On another hot and humid July day in Japan, Kathie and I went to Toji, Kyoto’s oldest Buddhist temple. It was full of the faithful, who crowded into the small shrine areas, where memorial rituals were in progress. Golden-robed priests rang bells, offered incense, and chanted sutras. Temple-goers stood with palms together, some of them crying. When the priests filed out of the shrine rooms, everyone bowed low with respect.

Outside the temple gate we saw a Buddhist nun of about sixty shaking a vajra, a ritual implement that symbolizes the destruction of ignorance. As she made her jangling music, she closed her eyes and began to chant sutras, her face ravaged but serene. There was a bent old woman walking by, and she stopped and bowed to the nun. The nun broke into a wide, warm grin; the women began to talk. It seemed clear that the old woman was telling her woes, and the nun was listening with great sympathy. After the recitation was over, the nun chanted blessings for the woman, turned her around, gave her a brief but serious back massage, and blessed her with the vajra. Then they embraced, and the old woman put some alms into the nun’s bag and went on her way.


When we got home from Japan, we watched Kenji Mizoguchi’s classic film Ugetsu, in which ghosts figure prominently. Ghosts appear often in Japanese stories; almost all traditional Japanese religion and storytelling includes a prominent theme of two worlds. One world is the tragic yet ordinary world of daily living, a world in which people are constantly victimized by their passions or forces beyond their control. The other world is the world of mystery; of death, ghosts, darkness, and night. This liminal world is also the world of the Buddha, a world that will be peaceful and free of trouble once the Buddha enters it and subdues the darkness. Though the liminal world is not part of the everyday world, it bleeds into the everyday from time to time, so it can’t be completely ignored. The liminal is larger and more mysterious than the everyday, and much more powerful.

The figure of the monastic in Japanese literature is always representative of the liminal world. Whenever the monastic appears, the liminal world is close at hand. The purpose of the monastic’s life of religious observance is to stay in touch with the liminal world and to try to secure its benevolence.


When Kathie and I were in Japan, we made a visit to Eiheiji, a monastery where priests are trained in the Soto tradition of Zen. Kuroyanagi-san, the monastery’s international director, knew my name and rolled out the red carpet for us. We were given a formal room laid with tatami mats, and a sumptuous vegetarian feast was served to us in our room by Domyo, a young priest who seemed quite nervous to be waiting on an American Zen abbot — and in English, no less! Domyo was our “assistant,” but he was also our keeper: he gave us strict instructions never to leave our room without him.

The following day, we attended Eiheiji’s elaborate morning service, held in the great dharma hall. There was a large gold Buddha enshrined at one end of the room, on a high altar accessible by steep stairs. The screens enclosing the Buddha figure were opened up for the service, and the altar was lit by two massive lanterns, one on either side; but the image still seemed distant and mysterious.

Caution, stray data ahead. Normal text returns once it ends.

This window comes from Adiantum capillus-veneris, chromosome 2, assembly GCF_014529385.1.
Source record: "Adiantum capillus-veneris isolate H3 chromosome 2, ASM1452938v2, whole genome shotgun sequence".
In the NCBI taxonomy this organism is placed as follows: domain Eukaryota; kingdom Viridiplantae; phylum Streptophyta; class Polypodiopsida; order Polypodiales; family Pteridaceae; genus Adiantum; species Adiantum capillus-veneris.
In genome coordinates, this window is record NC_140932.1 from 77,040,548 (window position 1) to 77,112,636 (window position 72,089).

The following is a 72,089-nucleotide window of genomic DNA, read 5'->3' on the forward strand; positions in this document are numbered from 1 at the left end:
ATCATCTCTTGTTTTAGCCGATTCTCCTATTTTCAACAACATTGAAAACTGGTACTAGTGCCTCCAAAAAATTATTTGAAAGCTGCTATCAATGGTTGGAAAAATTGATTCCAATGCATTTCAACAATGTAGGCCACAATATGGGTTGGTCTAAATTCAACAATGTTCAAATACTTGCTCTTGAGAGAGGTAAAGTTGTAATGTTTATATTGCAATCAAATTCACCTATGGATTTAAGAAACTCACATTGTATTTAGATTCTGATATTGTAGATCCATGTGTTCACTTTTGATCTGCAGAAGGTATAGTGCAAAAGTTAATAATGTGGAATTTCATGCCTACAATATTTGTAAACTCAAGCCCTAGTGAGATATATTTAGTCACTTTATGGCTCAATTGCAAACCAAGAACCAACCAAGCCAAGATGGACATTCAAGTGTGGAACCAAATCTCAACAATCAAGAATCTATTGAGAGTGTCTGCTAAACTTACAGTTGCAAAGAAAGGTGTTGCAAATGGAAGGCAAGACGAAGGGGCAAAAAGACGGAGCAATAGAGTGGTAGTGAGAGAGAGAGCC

The most spectacular part of the service was when sutra books were passed out by acolytes, who moved as precisely and delicately as ballet dancers. Carrying the books on lacquered red trays, the acolytes walked down the aisles with sliding steps on white-clad feet. When they reached the end of a row, they swiveled to face the person seated there, swooped down to offer the tray of books, straightened up dramatically, and moved to the next row — all in unison. The service also included a traditional food offering, in which one of the attendants carried offering vessels up the narrow, steep stairs to the high altar, where another attendant received the vessels and put them on the platform where the Buddha sat. All of this was done with meticulous, elegant choreography.

This, then, is the training of an Eiheiji priest: ritual, deportment. These young men are learning how to occupy the archetypal role of mediator between the worlds; how to help parishioners feel the meaning, protection, peace, and comfort that they expect and need from Buddhism. In addition to the gardens, the art, and the architecture, there is living ritual and the living presence of people who have been well trained to convey the characteristic feelings of Buddhism. Kuroyanagi-san and I discussed this training and its effectiveness. Like many other lively young Japanese Soto Zen priests, he was somewhat embarrassed by Eiheiji’s formality and traditionalism, especially when compared to the rough-and-ready practice of American Zen. But I reassured him that we were ultimately doing the same thing: trying our best to understand Buddhism and to offer it to people for whatever good it might do.


When I got home from Japan, I reflected that Buddhism’s cultural import there is almost the exact opposite of what it is in America. In Japan, Buddhism is essential to the national character; historically speaking, Japanese culture begins with the self-conscious adoption of Buddhism as an ideology. It’s no wonder, then, that the Japanese Buddhist establishment has always been a staunch supporter of the state, even in times of militarism and war. In America, however, Buddhism is for the outsider, the renegade. To be Buddhist in America is to adopt a set of views and behaviors that contradict the American spirit of rugged individualism and can-do materialism.